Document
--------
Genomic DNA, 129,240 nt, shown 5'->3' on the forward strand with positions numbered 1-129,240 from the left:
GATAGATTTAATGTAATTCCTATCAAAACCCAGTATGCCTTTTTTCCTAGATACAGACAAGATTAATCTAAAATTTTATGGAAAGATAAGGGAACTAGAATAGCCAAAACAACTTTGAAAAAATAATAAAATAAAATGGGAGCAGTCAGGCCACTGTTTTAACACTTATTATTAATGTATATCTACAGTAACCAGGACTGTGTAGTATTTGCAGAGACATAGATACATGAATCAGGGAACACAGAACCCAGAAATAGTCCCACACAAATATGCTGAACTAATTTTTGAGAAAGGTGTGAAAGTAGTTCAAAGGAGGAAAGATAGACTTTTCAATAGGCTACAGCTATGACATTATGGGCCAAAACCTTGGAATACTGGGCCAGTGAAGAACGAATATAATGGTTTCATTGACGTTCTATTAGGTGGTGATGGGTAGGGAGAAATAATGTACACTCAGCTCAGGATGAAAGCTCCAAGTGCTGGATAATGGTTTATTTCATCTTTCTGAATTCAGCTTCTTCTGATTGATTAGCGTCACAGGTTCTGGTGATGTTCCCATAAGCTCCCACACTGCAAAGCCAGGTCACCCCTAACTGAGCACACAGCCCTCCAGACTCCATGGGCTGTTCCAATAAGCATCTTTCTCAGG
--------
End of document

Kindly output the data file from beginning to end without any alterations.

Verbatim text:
Genomic DNA, 129,240 nt, shown 5'->3' on the forward strand with positions numbered 1-129,240 from the left:
GATAGATTTAATGTAATTCCTATCAAAACCCAGTATGCCTTTTTTCCTAGATACAGACAAGATTAATCTAAAATTTTATGGAAAGATAAGGGAACTAGAATAGCCAAAACAACTTTGAAAAAATAATAAAATAAAATGGGAGCAGTCAGGCCACTGTTTTAACACTTATTATTAATGTATATCTACAGTAACCAGGACTGTGTAGTATTTGCAGAGACATAGATACATGAATCAGGGAACACAGAACCCAGAAATAGTCCCACACAAATATGCTGAACTAATTTTTGAGAAAGGTGTGAAAGTAGTTCAAAGGAGGAAAGATAGACTTTTCAATAGGCTACAGCTATGACATTATGGGCCAAAACCTTGGAATACTGGGCCAGTGAAGAACGAATATAATGGTTTCATTGACGTTCTATTAGGTGGTGATGGGTAGGGAGAAATAATGTACACTCAGCTCAGGATGAAAGCTCCAAGTGCTGGATAATGGTTTATTTCATCTTTCTGAATTCAGCTTCTTCTGATTGATTAGCGTCACAGGTTCTGGTGATGTTCCCATAAGCTCCCACACTGCAAAGCCAGGTCACCCCTAACTGAGCACACAGCCCTCCAGACTCCATGGGCTGTTCCAATAAGCATCTTTCTCAGG